Innovation from Destruction: Robotics Testing in Fukushima
Guideto JapanTravel Disaster Society Economy
Visitors to Haramachi-ku, a district in the middle of the Fukushima city of Minami-Sōma, will notice a swathe of bare land stretching all the way to the giant sea wall over a kilometer away. The barren landscape is interrupted by what looks like a factory with exposed tanks and pipes, a concrete tunnel, and a runway. This is Fukushima’s Robot Test Field, the centerpiece of the Fukushima Innovation Coast Framework, an initiative being advanced by the national and prefectural governments.
“This area was devastated by the 2011 tsunami,” says Ishikawa Jin, head of the Fukushima Innovation Coast Framework’s operations planning section. “After the disaster, the ground was raised and a high sea wall constructed. However, the area remains uninhabited, and devoid of hotels or similar facilities. The Robot Test Field has put this land to good use as a testing range for drones and robots. I really hope that it will lead to the growth of the region.”
The double blow of the tsunami and the Fukushima Daiichi Nuclear Power Station disaster resulted in the loss of many industries from the Hamadōri region of coastal Fukushima. The Robot Test Field is situated around 23 kilometers north of the Fukushima Daiichi plant, just outside the 20-kilometer exclusion zone. Many residents moved away after the accident, fearing the effects of radiation.
“I want the RTF to set the standard for Japan’s robotics industry,” says Ishikawa.
Within the RTF, a series of facilities has been brought online progressively from July 2018, with the final component completed in April this year. The RTF has already been used for over 160 tests, some long-term, and hosted over 20,000 visitors.
The Race to Build a Flying Car
Robotics is predicted to be a growth industry in Japan, but a lack of suitable testing environments had been a major hurdle. For example, take air mobility, a nascent industry generating plenty of buzz at the moment. The Public-Private Conference for Future Air Mobility, a group established by Japan’s Ministry of Economy, Trade, and Industry in collaboration with the Ministry of Land, Infrastructure, Transport, and Tourism, aims to make commercial airborne delivery services a reality by 2023, followed by regional passenger drones, and finally urban passenger drones by 2030. While many Japanese corporations and organizations have joined the race to develop flying cars and delivery drones, they have all experienced difficulty finding suitable test environments. Japan is a mountainous, island nation, and the need for expensive testing ranges to properly test drones’ capabilities meant Japanese developers were being overtaken by drone heavyweights China and Canada, in addition to the rapidly rising United States.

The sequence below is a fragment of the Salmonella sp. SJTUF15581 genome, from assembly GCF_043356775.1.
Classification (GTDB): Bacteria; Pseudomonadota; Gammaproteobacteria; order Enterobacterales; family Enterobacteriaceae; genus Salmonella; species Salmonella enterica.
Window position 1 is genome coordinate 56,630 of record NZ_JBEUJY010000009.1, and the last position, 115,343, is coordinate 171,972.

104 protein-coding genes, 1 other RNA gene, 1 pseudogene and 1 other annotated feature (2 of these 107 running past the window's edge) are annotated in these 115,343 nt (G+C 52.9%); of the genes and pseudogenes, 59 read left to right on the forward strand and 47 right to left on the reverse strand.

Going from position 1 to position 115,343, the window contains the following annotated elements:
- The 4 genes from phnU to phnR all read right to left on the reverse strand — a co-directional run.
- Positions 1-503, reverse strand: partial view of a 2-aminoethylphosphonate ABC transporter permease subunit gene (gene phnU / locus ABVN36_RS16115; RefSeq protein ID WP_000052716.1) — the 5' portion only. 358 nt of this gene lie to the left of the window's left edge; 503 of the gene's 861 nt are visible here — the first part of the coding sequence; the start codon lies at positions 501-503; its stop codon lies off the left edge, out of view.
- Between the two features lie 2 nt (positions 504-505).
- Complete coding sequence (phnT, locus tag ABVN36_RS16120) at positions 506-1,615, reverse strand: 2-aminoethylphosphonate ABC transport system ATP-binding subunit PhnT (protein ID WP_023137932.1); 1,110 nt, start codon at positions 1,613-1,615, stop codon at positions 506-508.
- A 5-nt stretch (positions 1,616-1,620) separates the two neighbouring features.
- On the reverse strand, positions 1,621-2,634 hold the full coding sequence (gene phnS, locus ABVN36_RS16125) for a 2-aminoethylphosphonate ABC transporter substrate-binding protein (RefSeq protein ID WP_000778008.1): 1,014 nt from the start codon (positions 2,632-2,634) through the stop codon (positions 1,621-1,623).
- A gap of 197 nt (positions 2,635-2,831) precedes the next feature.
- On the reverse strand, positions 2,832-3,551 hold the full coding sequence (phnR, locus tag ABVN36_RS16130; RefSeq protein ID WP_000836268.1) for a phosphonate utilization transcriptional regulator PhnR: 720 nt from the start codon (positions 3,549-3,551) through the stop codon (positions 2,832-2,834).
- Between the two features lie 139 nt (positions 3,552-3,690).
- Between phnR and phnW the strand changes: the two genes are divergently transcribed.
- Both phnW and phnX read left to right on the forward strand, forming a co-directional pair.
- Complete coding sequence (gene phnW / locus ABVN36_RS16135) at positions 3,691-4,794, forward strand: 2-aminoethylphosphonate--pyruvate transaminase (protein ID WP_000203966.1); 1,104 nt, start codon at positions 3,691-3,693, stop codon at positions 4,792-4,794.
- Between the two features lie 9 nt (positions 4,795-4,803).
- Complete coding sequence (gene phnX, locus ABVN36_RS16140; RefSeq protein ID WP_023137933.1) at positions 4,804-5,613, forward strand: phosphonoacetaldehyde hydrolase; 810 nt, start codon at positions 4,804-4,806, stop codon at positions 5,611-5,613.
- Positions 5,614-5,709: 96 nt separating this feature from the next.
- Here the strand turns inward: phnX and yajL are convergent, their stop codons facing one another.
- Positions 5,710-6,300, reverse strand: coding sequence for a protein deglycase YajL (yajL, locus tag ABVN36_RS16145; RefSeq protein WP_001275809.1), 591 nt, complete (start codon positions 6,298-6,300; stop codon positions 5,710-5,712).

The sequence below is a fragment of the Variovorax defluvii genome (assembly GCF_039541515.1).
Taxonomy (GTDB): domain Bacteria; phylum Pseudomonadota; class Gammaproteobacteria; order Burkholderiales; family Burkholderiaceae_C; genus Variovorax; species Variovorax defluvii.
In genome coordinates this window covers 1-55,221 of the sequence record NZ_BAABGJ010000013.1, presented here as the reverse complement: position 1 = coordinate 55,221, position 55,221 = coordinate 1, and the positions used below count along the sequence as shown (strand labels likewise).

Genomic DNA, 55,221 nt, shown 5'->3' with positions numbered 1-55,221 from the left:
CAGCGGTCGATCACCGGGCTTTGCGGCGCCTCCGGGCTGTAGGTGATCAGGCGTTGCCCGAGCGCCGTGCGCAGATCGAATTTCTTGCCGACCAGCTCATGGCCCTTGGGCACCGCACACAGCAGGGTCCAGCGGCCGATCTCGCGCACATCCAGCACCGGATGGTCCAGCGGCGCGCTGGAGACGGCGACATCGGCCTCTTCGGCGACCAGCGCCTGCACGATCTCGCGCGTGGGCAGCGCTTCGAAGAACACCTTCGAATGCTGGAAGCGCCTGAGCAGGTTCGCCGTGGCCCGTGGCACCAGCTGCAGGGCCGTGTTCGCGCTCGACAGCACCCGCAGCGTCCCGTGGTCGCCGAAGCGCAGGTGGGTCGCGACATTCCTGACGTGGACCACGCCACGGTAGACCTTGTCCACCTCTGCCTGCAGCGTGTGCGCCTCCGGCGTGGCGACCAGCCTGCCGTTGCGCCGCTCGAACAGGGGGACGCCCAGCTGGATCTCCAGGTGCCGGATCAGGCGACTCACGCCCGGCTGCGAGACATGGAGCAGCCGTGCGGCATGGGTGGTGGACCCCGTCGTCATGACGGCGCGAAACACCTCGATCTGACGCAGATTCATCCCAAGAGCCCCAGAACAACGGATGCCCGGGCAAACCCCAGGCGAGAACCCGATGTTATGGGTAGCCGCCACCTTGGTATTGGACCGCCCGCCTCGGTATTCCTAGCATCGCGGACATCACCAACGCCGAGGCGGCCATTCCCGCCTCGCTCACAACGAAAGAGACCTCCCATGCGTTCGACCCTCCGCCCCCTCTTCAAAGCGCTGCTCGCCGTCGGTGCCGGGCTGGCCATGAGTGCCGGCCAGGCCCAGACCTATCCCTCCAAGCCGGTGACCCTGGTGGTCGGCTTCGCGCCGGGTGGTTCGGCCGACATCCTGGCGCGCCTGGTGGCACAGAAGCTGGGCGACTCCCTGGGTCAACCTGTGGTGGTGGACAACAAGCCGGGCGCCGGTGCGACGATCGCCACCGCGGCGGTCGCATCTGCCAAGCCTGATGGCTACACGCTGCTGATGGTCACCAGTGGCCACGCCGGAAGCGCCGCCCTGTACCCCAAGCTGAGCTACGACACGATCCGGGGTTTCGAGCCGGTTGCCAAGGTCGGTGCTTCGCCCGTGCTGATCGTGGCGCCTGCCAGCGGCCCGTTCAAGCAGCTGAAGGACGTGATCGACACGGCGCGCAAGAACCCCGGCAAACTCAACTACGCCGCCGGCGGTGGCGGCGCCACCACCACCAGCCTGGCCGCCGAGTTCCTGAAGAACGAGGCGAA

The RTF’s drone testing range includes the 500-meter Minami-Sōma runway, which pairs with another, 400-meter runway 13 kilometers away in the town of Namie. Flight paths have been established over land and water, thus allowing long-distance flights to be conducted over a wide area.
The drone range also boasts a heliport, an endurance testing facility, a wind tunnel, and an enclosed testing range. Unlike cars and motorbikes, airborne vehicles are subject to aviation regulations even when tested on private land. However, because the entirety of the RTF’s 150- by 80-meter testing range is enclosed by a 15-meter-high crash net, it is treated as an indoor space, and exempted from aviation law. This means that operators can make night flights or perform payload dropping tests that could otherwise only be performed with advance regulatory consent, in a real-world environment that, unlike an indoor testing range, is exposed to variations in wind, rain, and sunlight.
Another major feature is the development center area in the center of the RTF, which features a research building, indoor testing range, and pretest preparation area. The facility allows servicing before and after tests and is outfitted with state-of-the-art machine tools to work on parts and precision measuring equipment for observation and analysis. While the facility contained 13 labs when it was first opened, these quickly filled up, and additional rooms were added. There are currently 16 corporate and institutional tenants, and with still more tenants on the waiting list, the facility continues to be extended.
“One of our clients used to cart their prototype drones all the way from Aichi to Hokkaidō. With no onsite facilities in Hokkaidō that would enable them to perform repairs or adjustments, though, whenever anything went wrong they had to pack up and go back to Aichi,” laughs Ishikawa. “They’re pleased that they can now do repeated tests while making improvements as necessary, here in the Fukushima Robot Test Field.”